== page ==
Under the Americans with Disabilities Act of 1990 (ADA), your employer must provide reasonable accommodations for your disability. A reasonable accommodation might include special equipment that allows you to perform your job or a flexible work schedule to accommodate frequent doctor appointments, so long as it is not an undue burden on the employer to do so.

I was fired for no good reason. I think my employer just didn’t like me. Can I sue for wrongful discharge?
Virginia is an at-will employment state. People can be fired for any reason or for no reason, but cannot be fired for a discriminatory or retaliatory reason. If you were fired for no reason or for a purely financial downsizing, you may be entitled to unemployment compensation (see below). However, if you were fired after complaining about actual or perceived discrimination or after disclosing unlawful practices of your employer (whistleblower), you may be the victim of unlawful retaliation. If you had not complained previously but believe you were fired because your employer just did not like you, you are only protected if they fired you based on your inclusion in a protected class, such as those based on your race, gender, age, national origin, or religion. Employers are allowed to discriminate based on other factors, such as sexual orientation, political affiliation, or drug abuse.

What should I do if I think I have been the victim of sexual harassment or a hostile work environment?
Employers are required to have a sexual harassment policy in place and employers must follow their own set procedures. A claim of a hostile work environment must demonstrate that the harassment was severe and pervasive. If you think you may have been the victim of sexual harassment or a hostile work environment, you should speak with a lawyer to determine the best course of action.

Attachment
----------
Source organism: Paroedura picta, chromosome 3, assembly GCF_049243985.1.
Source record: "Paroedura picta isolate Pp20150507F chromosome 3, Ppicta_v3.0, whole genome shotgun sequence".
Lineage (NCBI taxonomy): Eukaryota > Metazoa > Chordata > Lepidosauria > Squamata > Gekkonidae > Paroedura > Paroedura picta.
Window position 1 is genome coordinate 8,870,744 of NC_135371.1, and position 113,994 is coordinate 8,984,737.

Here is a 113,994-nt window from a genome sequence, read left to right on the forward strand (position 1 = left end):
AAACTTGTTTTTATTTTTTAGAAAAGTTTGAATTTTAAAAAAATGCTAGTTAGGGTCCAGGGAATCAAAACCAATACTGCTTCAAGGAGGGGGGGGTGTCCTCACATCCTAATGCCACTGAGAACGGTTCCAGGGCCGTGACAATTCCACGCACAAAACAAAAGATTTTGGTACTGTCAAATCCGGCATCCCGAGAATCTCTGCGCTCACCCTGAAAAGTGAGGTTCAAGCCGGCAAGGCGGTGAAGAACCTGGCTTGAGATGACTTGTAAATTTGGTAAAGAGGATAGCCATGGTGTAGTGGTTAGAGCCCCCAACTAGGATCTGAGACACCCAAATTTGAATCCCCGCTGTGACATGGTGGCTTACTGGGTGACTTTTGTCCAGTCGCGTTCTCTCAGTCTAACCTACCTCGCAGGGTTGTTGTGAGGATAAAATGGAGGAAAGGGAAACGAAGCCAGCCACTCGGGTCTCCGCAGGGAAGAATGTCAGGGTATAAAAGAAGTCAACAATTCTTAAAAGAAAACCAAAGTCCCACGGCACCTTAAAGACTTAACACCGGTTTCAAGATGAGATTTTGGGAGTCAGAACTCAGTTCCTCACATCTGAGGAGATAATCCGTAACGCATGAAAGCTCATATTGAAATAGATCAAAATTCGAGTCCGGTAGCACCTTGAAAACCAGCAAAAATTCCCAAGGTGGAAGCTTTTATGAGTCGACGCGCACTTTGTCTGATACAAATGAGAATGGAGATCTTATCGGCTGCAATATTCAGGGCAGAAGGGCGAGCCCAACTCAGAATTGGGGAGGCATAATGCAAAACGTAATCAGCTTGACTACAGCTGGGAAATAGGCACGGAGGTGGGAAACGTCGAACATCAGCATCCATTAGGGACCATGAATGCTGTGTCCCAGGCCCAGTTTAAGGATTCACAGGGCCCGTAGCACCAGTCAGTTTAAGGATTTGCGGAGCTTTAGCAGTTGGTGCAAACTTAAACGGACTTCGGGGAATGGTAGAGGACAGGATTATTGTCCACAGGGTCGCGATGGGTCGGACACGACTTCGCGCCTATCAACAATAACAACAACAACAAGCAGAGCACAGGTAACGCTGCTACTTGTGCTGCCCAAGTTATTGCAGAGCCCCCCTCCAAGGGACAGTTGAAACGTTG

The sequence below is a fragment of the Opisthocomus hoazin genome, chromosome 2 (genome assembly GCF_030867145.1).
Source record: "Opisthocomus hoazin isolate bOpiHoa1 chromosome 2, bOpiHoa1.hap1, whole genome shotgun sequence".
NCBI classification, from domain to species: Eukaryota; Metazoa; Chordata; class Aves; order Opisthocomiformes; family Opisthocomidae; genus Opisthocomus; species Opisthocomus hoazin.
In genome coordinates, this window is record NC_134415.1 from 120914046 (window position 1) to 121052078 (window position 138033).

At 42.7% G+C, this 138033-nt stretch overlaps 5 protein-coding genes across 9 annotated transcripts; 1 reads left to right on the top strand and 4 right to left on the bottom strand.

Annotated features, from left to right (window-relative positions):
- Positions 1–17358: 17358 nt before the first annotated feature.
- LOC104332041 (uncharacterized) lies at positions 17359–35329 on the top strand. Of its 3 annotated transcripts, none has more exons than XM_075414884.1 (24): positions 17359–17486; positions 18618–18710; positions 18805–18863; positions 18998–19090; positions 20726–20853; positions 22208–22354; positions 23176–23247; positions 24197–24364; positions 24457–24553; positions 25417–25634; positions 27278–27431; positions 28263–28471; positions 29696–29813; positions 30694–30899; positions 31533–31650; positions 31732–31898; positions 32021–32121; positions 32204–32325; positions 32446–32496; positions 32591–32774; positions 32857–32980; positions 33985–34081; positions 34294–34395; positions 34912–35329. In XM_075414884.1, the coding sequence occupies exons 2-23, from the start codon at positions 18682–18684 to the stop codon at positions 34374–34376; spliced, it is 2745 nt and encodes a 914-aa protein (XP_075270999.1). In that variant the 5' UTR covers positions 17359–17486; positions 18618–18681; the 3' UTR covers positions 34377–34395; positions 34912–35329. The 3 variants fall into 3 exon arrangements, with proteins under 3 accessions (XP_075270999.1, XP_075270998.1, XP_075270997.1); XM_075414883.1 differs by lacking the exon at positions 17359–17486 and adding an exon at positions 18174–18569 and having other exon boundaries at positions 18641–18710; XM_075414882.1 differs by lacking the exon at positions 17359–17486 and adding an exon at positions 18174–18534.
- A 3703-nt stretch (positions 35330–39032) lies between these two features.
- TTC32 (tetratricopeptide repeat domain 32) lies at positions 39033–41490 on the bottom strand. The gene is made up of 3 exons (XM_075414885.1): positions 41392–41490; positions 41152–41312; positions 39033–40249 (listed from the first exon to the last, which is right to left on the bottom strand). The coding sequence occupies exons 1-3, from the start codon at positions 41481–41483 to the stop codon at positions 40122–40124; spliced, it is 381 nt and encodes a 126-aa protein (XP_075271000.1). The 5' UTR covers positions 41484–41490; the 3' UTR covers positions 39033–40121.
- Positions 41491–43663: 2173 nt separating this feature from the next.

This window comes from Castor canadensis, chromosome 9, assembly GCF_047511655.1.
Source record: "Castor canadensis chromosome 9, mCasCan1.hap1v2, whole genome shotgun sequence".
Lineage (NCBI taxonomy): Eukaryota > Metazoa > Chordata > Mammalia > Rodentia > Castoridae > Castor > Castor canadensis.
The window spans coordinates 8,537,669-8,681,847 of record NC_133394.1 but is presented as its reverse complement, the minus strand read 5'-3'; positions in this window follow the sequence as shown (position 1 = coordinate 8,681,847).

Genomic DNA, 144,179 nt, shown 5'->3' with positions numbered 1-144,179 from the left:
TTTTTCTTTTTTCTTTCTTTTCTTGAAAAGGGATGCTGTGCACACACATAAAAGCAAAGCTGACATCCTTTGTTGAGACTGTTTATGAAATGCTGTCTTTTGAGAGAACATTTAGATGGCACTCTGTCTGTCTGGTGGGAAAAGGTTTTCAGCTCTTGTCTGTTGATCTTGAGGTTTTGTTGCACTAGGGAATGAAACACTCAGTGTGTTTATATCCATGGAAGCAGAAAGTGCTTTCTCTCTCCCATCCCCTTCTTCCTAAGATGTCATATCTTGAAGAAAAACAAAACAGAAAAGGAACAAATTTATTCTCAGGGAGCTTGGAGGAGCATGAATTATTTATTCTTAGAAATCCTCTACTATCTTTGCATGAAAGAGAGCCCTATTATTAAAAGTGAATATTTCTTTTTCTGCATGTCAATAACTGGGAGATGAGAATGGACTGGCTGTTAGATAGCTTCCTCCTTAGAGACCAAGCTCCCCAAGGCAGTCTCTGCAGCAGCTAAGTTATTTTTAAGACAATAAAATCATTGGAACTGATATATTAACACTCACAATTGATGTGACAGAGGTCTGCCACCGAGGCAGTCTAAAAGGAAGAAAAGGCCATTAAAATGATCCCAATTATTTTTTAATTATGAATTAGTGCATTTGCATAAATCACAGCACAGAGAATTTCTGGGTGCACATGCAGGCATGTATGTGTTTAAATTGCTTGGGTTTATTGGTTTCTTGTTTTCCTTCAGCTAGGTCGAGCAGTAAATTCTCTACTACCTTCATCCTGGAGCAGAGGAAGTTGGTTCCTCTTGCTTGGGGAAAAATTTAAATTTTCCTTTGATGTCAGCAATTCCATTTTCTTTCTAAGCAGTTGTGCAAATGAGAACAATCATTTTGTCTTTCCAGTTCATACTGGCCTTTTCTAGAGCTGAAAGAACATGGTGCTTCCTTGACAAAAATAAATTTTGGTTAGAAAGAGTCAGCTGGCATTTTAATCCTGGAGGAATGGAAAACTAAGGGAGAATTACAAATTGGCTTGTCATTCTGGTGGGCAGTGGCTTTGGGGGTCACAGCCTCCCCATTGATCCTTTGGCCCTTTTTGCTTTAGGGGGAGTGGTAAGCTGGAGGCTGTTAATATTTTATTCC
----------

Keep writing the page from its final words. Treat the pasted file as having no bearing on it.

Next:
Am I eligible for Unemployment Compensation and what will I receive?
If you were laid off from work due to an employer’s downsizing and through no fault of your own, you may be eligible to receive unemployment compensation. The maximum recovery is approximately $15,000 over 6 months, but it could be less based on your income. If your former employer states that you were fired for cause, it is their burden to show you were fired for willful misconduct, such as insubordination, stealing lying, or missing work, not simply incompetence. To apply for unemployment compensation, file an application with the Virginia Employment Commission (VEC). You will be entitled to a telephone hearing and have numerous appeal opportunities if you are not satisfied with the outcome. Your lawyer can represent you are these hearings to ensure that your legal rights are adequately protected.

I am an employer and have been wrongly accused of discrimination. Can you help?
Our attorneys can help you whether you are an employee or an employer to make sure that your rights are protected. Claims of discrimination or other allegations can be a blow to the bottom line, even if they are false. Skilled counsel can help keep your liability to a minimum.